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2012 Election Analyzed By Top Scholars

For The Heights

Published: Sunday, October 21, 2012

Updated: Wednesday, January 9, 2013 19:01

2012

Alex Gaynor / Heights Staff

Friday and Saturday, Oct. 19 and 20, The Clough Center for the Study of Constitutional Democracy held a conference titled “The 2012 Election in Comparative and Historical Perspective.” The event, co-organized by the Boston College History department and co-sponsored by the Carroll School of Management (CSOM), featured a series of speakers discussing topics relevant to the upcoming election.

“We wanted to showcase local talent, but also put them in dialogue with top scholars from the outside,” said James Cronin, a professor in the history department and coordinator of the event.

The speakers all had specialties ranging from economics to history to politics, said Cronin. Thirty-two speakers were featured over the two days, and eight sessions were held, the topics of which included “The Republican Challenge,” “The Democrats and the Problems of Incumbency,” “The Influence of Social Issues: Religion, Race, and Other Divides,” and “The U.S. in the World: Comparisons, Contrasts, Models.”

Some notable speakers were Heather Richardson, BC; Geoffrey Kabaservice, author of Rule and Ruin; Ruy Teixeira, Center for American Progress; Heather Gerkin, Yale Law School; Sean Wilentz, Princeton University; and Jeffry Frieden, Harvard University.

Another speaker was Ellen Fitzpatrick, the Carpenter Professor of History at the University of New Hampshire. She specializes in American political and intellectual history, and spoke during a session titled “The Evolving Process: Money, Media, and the Right to Vote.”

“Our elections today are shaped by a collection of changing forces that have a huge impact on political democracy,” Fitzpatrick said. “The growing power of the media, large campaign contributions, and the overall cost of campaigns deserve our closest scrutiny. These factors have assumed great significance in modern times in ways that are very different from earlier periods in American history. Likewise, we tend to think our modern electoral process is all-inclusive. But is it? Efforts to regulate access to the ballot suggest it is more complicated than that. So, I look forward to having a good discussion at BC about all these issues.”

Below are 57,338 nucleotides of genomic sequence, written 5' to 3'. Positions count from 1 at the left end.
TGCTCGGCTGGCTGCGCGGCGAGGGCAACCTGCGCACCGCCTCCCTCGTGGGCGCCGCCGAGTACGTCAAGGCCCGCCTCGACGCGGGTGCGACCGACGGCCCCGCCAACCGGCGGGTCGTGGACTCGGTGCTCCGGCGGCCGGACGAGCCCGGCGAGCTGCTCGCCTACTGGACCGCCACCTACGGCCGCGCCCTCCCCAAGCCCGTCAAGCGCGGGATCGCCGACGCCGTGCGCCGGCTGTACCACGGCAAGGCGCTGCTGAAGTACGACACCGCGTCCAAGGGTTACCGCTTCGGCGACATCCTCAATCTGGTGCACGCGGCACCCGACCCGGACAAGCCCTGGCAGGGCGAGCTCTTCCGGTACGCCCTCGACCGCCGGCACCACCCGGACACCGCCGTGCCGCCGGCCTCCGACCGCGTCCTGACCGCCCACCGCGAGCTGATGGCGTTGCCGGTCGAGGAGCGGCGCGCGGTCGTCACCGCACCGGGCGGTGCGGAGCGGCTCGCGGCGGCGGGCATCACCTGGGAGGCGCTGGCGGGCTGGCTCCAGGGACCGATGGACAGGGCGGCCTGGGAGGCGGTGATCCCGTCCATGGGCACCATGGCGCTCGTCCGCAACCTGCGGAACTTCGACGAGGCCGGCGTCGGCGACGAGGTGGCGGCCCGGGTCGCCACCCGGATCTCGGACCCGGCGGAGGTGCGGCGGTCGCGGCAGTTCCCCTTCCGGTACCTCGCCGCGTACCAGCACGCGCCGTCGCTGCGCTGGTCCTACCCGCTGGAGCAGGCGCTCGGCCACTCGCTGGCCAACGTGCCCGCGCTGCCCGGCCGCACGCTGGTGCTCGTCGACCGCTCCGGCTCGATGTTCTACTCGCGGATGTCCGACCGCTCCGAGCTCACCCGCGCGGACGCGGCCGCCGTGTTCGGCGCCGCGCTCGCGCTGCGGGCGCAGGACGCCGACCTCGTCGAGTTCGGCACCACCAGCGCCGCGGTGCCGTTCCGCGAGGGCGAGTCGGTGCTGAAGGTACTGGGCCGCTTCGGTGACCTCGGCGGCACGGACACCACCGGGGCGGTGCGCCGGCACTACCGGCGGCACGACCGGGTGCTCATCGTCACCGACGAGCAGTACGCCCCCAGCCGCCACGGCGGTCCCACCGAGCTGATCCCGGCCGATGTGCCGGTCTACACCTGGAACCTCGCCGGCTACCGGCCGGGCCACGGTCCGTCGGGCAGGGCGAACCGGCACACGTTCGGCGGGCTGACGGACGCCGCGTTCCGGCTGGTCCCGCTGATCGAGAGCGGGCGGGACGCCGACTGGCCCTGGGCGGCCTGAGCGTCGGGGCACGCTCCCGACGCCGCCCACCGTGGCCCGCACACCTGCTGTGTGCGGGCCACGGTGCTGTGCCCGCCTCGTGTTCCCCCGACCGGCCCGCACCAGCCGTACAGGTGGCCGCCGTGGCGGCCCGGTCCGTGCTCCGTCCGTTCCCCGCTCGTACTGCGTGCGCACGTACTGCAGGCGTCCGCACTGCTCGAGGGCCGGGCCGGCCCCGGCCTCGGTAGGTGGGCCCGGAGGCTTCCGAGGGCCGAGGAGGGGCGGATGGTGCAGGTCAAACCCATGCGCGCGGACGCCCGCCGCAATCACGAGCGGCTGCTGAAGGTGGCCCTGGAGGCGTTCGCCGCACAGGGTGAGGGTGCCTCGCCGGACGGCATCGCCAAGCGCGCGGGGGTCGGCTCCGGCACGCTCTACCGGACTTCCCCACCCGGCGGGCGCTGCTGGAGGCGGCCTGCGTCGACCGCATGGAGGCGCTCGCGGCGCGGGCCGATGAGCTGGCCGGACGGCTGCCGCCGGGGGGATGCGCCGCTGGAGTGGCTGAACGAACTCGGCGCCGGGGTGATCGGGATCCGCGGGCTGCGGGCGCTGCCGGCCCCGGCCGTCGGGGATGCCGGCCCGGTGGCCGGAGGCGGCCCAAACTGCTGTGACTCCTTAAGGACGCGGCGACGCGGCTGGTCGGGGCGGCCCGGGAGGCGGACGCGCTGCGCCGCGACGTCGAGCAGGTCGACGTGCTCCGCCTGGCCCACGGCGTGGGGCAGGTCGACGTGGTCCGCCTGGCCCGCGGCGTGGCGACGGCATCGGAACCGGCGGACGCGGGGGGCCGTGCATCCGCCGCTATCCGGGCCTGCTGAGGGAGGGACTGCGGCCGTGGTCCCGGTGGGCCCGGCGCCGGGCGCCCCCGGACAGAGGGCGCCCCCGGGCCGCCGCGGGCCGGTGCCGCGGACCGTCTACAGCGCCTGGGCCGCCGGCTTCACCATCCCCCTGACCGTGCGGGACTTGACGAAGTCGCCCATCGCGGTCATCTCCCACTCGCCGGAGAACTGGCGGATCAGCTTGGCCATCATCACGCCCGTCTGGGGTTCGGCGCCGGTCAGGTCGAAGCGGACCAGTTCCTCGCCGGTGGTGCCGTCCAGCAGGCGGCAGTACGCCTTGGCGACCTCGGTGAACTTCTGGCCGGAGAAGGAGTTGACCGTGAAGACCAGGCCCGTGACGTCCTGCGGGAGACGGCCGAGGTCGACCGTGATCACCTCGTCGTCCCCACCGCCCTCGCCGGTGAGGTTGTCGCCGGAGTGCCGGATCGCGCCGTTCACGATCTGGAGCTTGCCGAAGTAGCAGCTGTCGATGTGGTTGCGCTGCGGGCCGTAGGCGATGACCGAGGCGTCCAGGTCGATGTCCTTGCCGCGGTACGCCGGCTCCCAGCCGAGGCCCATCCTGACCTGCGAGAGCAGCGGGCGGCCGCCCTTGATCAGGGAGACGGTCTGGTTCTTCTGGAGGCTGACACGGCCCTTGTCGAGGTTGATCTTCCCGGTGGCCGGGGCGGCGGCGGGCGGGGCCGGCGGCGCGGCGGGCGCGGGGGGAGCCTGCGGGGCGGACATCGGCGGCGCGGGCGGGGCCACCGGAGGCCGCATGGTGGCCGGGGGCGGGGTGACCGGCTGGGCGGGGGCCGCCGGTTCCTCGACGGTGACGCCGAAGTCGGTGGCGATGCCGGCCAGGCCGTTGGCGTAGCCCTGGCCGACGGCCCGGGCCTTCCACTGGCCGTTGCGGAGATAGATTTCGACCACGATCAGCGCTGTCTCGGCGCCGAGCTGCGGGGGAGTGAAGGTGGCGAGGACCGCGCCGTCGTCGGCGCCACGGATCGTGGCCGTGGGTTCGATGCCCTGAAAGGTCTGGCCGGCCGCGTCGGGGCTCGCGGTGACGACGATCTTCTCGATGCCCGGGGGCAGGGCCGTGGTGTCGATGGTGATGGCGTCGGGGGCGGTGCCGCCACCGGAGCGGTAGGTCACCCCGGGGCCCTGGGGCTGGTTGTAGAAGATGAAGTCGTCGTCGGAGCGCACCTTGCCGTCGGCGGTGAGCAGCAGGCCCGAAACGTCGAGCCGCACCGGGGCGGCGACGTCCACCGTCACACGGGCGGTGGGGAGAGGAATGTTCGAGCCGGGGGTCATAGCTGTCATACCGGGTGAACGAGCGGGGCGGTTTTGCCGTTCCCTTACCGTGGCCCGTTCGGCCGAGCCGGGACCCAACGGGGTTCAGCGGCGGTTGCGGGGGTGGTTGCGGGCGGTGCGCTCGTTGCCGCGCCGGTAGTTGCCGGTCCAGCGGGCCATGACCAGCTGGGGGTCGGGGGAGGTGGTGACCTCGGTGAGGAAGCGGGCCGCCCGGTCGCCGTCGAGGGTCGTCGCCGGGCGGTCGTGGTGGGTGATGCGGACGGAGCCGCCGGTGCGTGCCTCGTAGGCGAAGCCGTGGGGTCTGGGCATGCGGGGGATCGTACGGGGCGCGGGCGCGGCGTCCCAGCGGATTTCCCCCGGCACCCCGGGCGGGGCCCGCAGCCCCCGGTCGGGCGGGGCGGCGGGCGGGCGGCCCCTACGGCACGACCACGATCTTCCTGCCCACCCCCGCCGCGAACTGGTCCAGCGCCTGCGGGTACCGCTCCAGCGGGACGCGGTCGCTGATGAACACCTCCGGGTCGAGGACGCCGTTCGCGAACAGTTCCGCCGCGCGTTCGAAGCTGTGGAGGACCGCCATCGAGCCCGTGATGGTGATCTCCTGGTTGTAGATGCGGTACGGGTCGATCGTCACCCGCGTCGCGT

Fitzpatrick is the author of several books, the latest of which is titled Letters to Jackie: Condolences from a Grieving Nation, published in 2011. “JFK was our first ‘television president,’ but the media exposure he received was shaped by a code of behavior governing journalism that doesn’t really exist anymore,” Fitzpatrick said. “I look forward to talking about how these changes have influenced the current political process.”

This is the first such conference at BC, but Cronin hopes that there will be more in the future. “Putting events in context is critical to understanding, and getting a interdisciplinary collection of scholars together allows us to highlight patterns, causes and likely consequences that might otherwise be hard to discern,” Cronin said.

The event was attended by a mixture of students—members of the BC community as well as some members from the local community, according to Cronin. “It’s an enduring interest, even if some political activism ebbs and flows,” Cronin said.

The event was designed to feature a wide array of speakers of varying areas of study in order to provide different perspectives on topics.

“It is hard to predict the impact, but we hope it will leave students more informed. The conference draws on scholars from BC and other institutions and from people in different disciplines,” Cronin said. “One of our aims is to make students aware that there is a vast array of resources, here and elsewhere, that they can tap into.”

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